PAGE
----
Synopses & Reviews
No profession pits man against nature more brutally than king crab fishing in the frigid, unpredictable waters of the Bering Sea. The yearly death toll is staggering (forty-two men in 1988 alone); the conditions are beyond most imaginations (90-mph Arctic winds, 25-foot seas, and super-human stretches of on-deck labor); but the payback, if one survives can be tens of thousands of dollars for a month-long season.
In a breathtaking, action-packed account that combines his personal story with the stories of survivors of the industry's most harrowing disasters, Spike Walker re-creates the boom years of Alaskan crab fishing--a modern-day gold rush that drew hundreds of fortune-and adventure-hunters to Alaska's dangerous waters--and the crash that followed.
"[Walker] combines his personal experiences with sailors' stories for a vivid picture of an occupation that challenges nature. Super adventure." Publishers Weekly
"Skillfully written and intelligently observed with all the muscle, beauty, and energy of a 145-foot Alaskan fishing boat making way through the treacherous waters of Shelikof Strait, hard by the 8000-foot passes in the Aleutian mountains." Kirkus Reviews
"This will become the definitive account of this perilous trade, an addition to the literature of the sea." --James A. Michener
"Skillfully written and intelligently observed with all the muscle, beauty, and energy of a 145-foot Alaskan fishing boat making way through the treacherous waters of Shelikof Strait..."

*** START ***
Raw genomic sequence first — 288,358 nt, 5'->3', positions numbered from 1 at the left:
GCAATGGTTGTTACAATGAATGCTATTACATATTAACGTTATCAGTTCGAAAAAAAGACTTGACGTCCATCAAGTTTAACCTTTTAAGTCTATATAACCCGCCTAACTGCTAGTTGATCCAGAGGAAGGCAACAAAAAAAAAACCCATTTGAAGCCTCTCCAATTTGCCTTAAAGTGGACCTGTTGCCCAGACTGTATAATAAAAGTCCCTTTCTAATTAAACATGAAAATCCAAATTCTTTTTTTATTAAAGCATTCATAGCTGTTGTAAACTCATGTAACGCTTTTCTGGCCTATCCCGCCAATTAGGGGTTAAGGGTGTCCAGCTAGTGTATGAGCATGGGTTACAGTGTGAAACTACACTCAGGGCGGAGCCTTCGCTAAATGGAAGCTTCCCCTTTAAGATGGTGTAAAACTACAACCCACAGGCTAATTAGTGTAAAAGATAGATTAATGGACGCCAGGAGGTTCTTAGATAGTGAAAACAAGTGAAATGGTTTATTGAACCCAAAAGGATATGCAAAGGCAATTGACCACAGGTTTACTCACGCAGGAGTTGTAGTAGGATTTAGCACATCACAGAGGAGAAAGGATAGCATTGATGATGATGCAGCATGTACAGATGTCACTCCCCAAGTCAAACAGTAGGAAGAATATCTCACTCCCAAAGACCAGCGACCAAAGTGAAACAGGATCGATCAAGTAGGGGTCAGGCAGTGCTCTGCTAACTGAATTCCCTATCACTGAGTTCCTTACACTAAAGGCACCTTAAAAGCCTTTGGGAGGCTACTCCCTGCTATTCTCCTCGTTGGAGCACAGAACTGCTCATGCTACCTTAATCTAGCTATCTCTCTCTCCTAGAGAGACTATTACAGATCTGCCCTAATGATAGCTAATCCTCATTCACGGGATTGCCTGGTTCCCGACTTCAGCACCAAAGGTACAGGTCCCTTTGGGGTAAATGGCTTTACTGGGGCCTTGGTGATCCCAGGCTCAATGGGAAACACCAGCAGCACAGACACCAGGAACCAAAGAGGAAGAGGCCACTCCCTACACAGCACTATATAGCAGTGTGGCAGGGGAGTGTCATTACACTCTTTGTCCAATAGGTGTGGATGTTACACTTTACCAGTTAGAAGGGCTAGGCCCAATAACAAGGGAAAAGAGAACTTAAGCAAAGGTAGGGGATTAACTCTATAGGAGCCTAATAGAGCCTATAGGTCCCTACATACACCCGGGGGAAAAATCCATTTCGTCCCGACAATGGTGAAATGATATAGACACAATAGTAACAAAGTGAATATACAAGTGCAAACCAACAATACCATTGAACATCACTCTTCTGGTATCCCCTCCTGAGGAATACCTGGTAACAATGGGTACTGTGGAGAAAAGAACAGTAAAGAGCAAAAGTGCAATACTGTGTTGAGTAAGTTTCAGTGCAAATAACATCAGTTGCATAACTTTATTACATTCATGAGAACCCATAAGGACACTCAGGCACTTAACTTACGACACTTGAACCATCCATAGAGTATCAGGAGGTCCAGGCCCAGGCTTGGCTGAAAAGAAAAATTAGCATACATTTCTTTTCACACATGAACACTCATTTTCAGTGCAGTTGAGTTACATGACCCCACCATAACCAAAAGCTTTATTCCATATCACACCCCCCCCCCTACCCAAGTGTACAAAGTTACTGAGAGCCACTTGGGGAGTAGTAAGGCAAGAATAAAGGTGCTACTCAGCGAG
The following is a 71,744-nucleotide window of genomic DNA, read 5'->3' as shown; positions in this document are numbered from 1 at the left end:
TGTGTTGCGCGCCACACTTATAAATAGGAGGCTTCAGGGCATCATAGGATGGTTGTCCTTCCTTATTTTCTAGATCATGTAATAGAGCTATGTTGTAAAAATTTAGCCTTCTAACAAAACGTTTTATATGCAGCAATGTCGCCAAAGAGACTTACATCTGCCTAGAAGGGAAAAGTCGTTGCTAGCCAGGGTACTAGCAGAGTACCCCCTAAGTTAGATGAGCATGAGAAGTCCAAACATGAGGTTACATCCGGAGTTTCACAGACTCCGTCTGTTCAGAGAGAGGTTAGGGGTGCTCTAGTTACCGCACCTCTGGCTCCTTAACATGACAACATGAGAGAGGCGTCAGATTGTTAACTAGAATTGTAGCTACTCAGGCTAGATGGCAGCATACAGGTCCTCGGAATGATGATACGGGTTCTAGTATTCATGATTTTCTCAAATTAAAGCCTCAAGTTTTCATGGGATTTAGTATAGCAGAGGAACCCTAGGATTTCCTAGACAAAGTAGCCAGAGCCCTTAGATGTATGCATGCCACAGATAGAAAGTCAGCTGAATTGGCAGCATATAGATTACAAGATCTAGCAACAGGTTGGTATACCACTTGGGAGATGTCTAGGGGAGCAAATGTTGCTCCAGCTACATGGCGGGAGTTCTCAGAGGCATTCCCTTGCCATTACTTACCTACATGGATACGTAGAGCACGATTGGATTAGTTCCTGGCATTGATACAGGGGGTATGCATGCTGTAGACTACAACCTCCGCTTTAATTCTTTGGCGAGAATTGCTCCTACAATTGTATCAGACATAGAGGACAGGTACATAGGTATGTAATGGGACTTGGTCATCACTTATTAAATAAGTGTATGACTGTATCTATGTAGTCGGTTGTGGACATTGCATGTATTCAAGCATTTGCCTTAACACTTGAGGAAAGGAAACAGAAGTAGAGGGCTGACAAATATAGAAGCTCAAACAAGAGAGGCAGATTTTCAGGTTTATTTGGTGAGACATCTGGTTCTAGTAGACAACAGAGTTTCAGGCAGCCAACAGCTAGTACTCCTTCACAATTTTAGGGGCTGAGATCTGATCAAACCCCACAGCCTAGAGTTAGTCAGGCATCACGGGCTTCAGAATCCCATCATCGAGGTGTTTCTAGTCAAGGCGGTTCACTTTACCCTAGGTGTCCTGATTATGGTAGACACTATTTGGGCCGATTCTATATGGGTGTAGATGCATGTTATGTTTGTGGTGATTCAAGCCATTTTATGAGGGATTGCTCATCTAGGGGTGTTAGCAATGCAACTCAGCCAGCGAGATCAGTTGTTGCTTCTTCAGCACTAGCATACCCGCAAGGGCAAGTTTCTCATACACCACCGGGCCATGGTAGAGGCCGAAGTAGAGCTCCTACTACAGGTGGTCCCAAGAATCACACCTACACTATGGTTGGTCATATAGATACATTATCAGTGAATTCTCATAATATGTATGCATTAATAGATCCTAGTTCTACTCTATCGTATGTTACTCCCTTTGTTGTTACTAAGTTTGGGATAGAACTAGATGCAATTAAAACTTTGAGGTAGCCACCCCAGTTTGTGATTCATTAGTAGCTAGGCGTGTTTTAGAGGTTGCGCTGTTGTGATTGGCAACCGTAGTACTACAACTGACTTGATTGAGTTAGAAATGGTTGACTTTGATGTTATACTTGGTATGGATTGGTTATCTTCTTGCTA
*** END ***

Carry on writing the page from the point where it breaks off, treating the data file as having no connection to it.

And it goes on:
"Walker writes with such intensity that no one will walk away from this book without travelling some small part of the way with these men (and a few women) who work on the wild, water edge of civilization, pushing and pushed to the limits of strength and stamina."
--Alaska Fisherman's Journal
Now in paperback, a dramatic insider's account of the world's most dangerous profession: king-crab fishing in the frigid waters of the Bering Sea where the conditions are beyond most imaginations (90 mph Arctic winds, 25-foot seas, and superhuman stretches of on-deck labor). But the payback, if one survives, can be tens of thousands of dollars for a month-long season. Photographs.
About the Author
spent nine seasons as a crewman aboard some of the most successful crab boats in the Alaskan fleet. While "working on the edge," the crewman's term for laboring in the brutal outer reaches of the Berin Sea, Spike encountered 110-mph winds, roade out one of the worst storms in Alaska's history, worked nonstop for seventy-four hours without sleep, participated in record catches of king crab, saw ships sink, helped rescue their crews, and had close friends die at sea. He currently lives in Clatskanie, Oregon, and returns each year to fish for halibut in Alaska.